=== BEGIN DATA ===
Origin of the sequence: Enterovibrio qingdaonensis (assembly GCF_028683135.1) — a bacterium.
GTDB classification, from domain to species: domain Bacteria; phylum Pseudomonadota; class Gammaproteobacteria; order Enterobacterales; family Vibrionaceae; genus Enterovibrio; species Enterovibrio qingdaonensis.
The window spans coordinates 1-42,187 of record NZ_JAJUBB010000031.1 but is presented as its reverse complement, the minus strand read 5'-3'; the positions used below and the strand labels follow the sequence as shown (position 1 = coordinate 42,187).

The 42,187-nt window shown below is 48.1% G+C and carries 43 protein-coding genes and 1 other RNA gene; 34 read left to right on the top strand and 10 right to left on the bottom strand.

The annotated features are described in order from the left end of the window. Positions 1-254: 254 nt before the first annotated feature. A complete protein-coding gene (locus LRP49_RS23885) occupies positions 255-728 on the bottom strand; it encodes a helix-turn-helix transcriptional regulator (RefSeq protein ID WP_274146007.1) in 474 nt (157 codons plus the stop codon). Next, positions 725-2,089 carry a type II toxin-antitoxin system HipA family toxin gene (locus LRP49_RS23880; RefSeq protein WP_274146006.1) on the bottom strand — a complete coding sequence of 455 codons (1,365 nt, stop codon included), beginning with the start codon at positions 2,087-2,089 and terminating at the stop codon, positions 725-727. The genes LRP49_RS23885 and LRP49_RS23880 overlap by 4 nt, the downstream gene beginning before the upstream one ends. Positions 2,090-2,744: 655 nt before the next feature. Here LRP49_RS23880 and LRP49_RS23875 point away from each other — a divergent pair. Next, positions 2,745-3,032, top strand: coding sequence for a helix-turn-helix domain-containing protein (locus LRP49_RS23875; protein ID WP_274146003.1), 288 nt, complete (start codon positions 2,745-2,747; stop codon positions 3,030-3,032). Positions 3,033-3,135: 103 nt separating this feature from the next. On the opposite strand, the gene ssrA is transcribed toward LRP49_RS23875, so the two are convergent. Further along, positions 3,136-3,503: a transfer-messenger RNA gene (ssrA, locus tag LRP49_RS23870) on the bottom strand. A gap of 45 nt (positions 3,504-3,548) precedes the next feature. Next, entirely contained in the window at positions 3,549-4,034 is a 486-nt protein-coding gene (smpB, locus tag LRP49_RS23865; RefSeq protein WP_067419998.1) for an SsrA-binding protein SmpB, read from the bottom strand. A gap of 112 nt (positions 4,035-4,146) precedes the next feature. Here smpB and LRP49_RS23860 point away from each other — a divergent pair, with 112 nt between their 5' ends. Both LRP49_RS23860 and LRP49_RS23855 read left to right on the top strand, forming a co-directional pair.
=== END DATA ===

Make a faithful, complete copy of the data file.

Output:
Origin of the sequence: Enterovibrio qingdaonensis (assembly GCF_028683135.1) — a bacterium.
GTDB classification, from domain to species: domain Bacteria; phylum Pseudomonadota; class Gammaproteobacteria; order Enterobacterales; family Vibrionaceae; genus Enterovibrio; species Enterovibrio qingdaonensis.
The window spans coordinates 1-42,187 of record NZ_JAJUBB010000031.1 but is presented as its reverse complement, the minus strand read 5'-3'; the positions used below and the strand labels follow the sequence as shown (position 1 = coordinate 42,187).

The 42,187-nt window shown below is 48.1% G+C and carries 43 protein-coding genes and 1 other RNA gene; 34 read left to right on the top strand and 10 right to left on the bottom strand.

The annotated features are described in order from the left end of the window. Positions 1-254: 254 nt before the first annotated feature. A complete protein-coding gene (locus LRP49_RS23885) occupies positions 255-728 on the bottom strand; it encodes a helix-turn-helix transcriptional regulator (RefSeq protein ID WP_274146007.1) in 474 nt (157 codons plus the stop codon). Next, positions 725-2,089 carry a type II toxin-antitoxin system HipA family toxin gene (locus LRP49_RS23880; RefSeq protein WP_274146006.1) on the bottom strand — a complete coding sequence of 455 codons (1,365 nt, stop codon included), beginning with the start codon at positions 2,087-2,089 and terminating at the stop codon, positions 725-727. The genes LRP49_RS23885 and LRP49_RS23880 overlap by 4 nt, the downstream gene beginning before the upstream one ends. Positions 2,090-2,744: 655 nt before the next feature. Here LRP49_RS23880 and LRP49_RS23875 point away from each other — a divergent pair. Next, positions 2,745-3,032, top strand: coding sequence for a helix-turn-helix domain-containing protein (locus LRP49_RS23875; protein ID WP_274146003.1), 288 nt, complete (start codon positions 2,745-2,747; stop codon positions 3,030-3,032). Positions 3,033-3,135: 103 nt separating this feature from the next. On the opposite strand, the gene ssrA is transcribed toward LRP49_RS23875, so the two are convergent. Further along, positions 3,136-3,503: a transfer-messenger RNA gene (ssrA, locus tag LRP49_RS23870) on the bottom strand. A gap of 45 nt (positions 3,504-3,548) precedes the next feature. Next, entirely contained in the window at positions 3,549-4,034 is a 486-nt protein-coding gene (smpB, locus tag LRP49_RS23865; RefSeq protein WP_067419998.1) for an SsrA-binding protein SmpB, read from the bottom strand. A gap of 112 nt (positions 4,035-4,146) precedes the next feature. Here smpB and LRP49_RS23860 point away from each other — a divergent pair, with 112 nt between their 5' ends. Both LRP49_RS23860 and LRP49_RS23855 read left to right on the top strand, forming a co-directional pair.